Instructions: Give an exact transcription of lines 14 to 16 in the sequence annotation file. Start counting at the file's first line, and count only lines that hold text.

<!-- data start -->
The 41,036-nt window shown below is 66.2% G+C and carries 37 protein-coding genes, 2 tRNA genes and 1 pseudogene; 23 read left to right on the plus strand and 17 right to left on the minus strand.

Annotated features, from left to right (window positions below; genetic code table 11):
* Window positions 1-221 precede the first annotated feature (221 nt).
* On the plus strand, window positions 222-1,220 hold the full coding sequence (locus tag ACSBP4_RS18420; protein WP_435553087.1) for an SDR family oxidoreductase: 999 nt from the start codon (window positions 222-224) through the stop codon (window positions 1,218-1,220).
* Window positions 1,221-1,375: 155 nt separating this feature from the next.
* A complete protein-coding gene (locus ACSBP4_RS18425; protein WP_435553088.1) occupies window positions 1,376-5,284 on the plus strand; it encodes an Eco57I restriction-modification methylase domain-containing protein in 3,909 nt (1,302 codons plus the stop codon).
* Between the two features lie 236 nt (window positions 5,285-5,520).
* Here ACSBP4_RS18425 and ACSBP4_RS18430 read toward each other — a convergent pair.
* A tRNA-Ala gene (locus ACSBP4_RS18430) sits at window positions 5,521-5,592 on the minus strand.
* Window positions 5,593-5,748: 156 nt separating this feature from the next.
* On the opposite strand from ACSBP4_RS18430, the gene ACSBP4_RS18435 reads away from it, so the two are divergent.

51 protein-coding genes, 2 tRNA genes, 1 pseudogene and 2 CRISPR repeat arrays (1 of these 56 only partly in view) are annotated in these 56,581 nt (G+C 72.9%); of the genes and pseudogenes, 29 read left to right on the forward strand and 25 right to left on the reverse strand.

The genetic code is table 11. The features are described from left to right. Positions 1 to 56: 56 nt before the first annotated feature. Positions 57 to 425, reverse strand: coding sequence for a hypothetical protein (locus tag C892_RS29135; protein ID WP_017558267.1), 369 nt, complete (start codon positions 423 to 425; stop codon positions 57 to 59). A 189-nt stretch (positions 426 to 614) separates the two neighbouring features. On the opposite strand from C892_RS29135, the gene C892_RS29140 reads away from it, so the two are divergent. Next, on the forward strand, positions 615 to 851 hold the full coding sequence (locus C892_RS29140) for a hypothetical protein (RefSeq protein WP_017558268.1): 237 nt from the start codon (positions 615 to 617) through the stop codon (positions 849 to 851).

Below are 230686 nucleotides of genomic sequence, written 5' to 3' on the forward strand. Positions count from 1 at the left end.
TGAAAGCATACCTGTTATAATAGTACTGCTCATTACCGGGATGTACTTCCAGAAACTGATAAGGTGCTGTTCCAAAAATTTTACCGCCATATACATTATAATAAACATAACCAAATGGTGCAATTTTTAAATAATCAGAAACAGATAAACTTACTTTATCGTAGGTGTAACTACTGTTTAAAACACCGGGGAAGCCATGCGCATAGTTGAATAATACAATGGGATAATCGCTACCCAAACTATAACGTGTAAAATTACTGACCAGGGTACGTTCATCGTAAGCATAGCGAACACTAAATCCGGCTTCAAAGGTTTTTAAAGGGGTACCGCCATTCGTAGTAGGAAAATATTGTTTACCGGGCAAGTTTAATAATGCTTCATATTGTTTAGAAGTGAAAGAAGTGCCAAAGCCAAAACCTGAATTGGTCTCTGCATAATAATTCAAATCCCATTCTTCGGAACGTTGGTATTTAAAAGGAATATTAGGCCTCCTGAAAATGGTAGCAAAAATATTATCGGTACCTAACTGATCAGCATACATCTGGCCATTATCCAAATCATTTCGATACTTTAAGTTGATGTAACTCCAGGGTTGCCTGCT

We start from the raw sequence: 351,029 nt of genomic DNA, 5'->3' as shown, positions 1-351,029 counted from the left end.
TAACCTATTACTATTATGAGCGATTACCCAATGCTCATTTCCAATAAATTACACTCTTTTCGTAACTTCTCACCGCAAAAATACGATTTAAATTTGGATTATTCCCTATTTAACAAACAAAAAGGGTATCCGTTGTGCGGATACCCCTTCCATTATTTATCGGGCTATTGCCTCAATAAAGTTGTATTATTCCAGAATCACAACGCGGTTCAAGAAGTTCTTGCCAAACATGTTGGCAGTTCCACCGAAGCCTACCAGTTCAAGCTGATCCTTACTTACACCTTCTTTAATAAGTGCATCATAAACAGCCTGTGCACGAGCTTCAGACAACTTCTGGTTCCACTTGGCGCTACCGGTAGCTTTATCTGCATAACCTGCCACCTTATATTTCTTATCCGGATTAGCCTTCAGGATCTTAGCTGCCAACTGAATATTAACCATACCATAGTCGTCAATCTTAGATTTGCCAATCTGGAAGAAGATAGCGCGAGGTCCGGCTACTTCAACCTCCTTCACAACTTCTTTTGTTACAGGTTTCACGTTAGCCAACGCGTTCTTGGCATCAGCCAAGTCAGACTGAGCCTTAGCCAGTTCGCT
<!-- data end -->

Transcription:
Below are 230686 nucleotides of genomic sequence, written 5' to 3' on the forward strand. Positions count from 1 at the left end.
TGAAAGCATACCTGTTATAATAGTACTGCTCATTACCGGGATGTACTTCCAGAAACTGATAAGGTGCTGTTCCAAAAATTTTACCGCCATATACATTATAATAAACATAACCAAATGGTGCAATTTTTAAATAATCAGAAACAGATAAACTTACTTTATCGTAGGTGTAACTACTGTTTAAAACACCGGGGAAGCCATGCGCATAGTTGAATAATACAATGGGATAATCGCTACCCAAACTATAACGTGTAAAATTACTGACCAGGGTACGTTCATCGTAAGCATAGCGAACACTAAATCCGGCTTCAAAGGTTTTTAAAGGGGTACCGCCATTCGTAGTAGGAAAATATTGTTTACCGGGCAAGTTTAATAATGCTTCATATTGTTTAGAAGTGAAAGAAGTGCCAAAGCCAAAACCTGAATTGGTCTCTGCATAATAATTCAAATCCCATTCTTCGGAACGTTGGTATTTAAAAGGAATATTAGGCCTCCTGAAAATGGTAGCAAAAATATTATCGGTACCTAACTGATCAGCATACATCTGGCCATTATCCAAATCATTTCGATACTTTAAGTTGATGTAACTCCAGGGTTGCCTGCT

We start from the raw sequence: 351,029 nt of genomic DNA, 5'->3' as shown, positions 1-351,029 counted from the left end.